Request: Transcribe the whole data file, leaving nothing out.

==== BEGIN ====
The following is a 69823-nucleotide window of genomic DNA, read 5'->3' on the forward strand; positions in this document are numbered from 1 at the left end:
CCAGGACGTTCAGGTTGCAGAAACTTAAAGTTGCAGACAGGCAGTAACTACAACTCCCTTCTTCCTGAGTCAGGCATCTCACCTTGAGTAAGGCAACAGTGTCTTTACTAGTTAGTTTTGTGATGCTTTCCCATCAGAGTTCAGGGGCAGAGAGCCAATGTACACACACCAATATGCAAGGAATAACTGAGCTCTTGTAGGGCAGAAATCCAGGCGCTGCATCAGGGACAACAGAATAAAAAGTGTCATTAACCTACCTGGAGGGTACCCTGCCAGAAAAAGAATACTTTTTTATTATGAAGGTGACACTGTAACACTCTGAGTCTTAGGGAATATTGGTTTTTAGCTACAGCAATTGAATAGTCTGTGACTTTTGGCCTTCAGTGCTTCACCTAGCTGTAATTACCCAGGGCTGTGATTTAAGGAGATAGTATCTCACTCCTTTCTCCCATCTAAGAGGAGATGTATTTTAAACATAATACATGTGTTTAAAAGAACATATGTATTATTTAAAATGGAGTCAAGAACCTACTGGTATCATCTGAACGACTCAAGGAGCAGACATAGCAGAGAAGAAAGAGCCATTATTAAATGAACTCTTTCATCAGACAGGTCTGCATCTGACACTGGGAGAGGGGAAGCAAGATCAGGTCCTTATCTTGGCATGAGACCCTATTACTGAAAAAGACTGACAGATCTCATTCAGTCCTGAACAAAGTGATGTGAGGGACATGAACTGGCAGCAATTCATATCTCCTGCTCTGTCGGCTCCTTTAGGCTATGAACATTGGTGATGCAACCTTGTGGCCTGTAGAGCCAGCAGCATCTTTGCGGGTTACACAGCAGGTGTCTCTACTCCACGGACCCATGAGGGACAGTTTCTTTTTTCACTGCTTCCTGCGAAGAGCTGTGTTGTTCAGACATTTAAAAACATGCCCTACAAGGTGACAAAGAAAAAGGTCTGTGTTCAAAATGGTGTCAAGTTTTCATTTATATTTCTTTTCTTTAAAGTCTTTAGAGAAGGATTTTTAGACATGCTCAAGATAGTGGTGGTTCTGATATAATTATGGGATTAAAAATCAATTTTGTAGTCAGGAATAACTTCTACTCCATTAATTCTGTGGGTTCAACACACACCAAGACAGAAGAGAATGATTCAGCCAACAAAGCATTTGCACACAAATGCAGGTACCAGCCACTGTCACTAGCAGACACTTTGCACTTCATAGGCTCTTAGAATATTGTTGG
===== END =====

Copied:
The following is a 69823-nucleotide window of genomic DNA, read 5'->3' on the forward strand; positions in this document are numbered from 1 at the left end:
CCAGGACGTTCAGGTTGCAGAAACTTAAAGTTGCAGACAGGCAGTAACTACAACTCCCTTCTTCCTGAGTCAGGCATCTCACCTTGAGTAAGGCAACAGTGTCTTTACTAGTTAGTTTTGTGATGCTTTCCCATCAGAGTTCAGGGGCAGAGAGCCAATGTACACACACCAATATGCAAGGAATAACTGAGCTCTTGTAGGGCAGAAATCCAGGCGCTGCATCAGGGACAACAGAATAAAAAGTGTCATTAACCTACCTGGAGGGTACCCTGCCAGAAAAAGAATACTTTTTTATTATGAAGGTGACACTGTAACACTCTGAGTCTTAGGGAATATTGGTTTTTAGCTACAGCAATTGAATAGTCTGTGACTTTTGGCCTTCAGTGCTTCACCTAGCTGTAATTACCCAGGGCTGTGATTTAAGGAGATAGTATCTCACTCCTTTCTCCCATCTAAGAGGAGATGTATTTTAAACATAATACATGTGTTTAAAAGAACATATGTATTATTTAAAATGGAGTCAAGAACCTACTGGTATCATCTGAACGACTCAAGGAGCAGACATAGCAGAGAAGAAAGAGCCATTATTAAATGAACTCTTTCATCAGACAGGTCTGCATCTGACACTGGGAGAGGGGAAGCAAGATCAGGTCCTTATCTTGGCATGAGACCCTATTACTGAAAAAGACTGACAGATCTCATTCAGTCCTGAACAAAGTGATGTGAGGGACATGAACTGGCAGCAATTCATATCTCCTGCTCTGTCGGCTCCTTTAGGCTATGAACATTGGTGATGCAACCTTGTGGCCTGTAGAGCCAGCAGCATCTTTGCGGGTTACACAGCAGGTGTCTCTACTCCACGGACCCATGAGGGACAGTTTCTTTTTTCACTGCTTCCTGCGAAGAGCTGTGTTGTTCAGACATTTAAAAACATGCCCTACAAGGTGACAAAGAAAAAGGTCTGTGTTCAAAATGGTGTCAAGTTTTCATTTATATTTCTTTTCTTTAAAGTCTTTAGAGAAGGATTTTTAGACATGCTCAAGATAGTGGTGGTTCTGATATAATTATGGGATTAAAAATCAATTTTGTAGTCAGGAATAACTTCTACTCCATTAATTCTGTGGGTTCAACACACACCAAGACAGAAGAGAATGATTCAGCCAACAAAGCATTTGCACACAAATGCAGGTACCAGCCACTGTCACTAGCAGACACTTTGCACTTCATAGGCTCTTAGAATATTGTTGG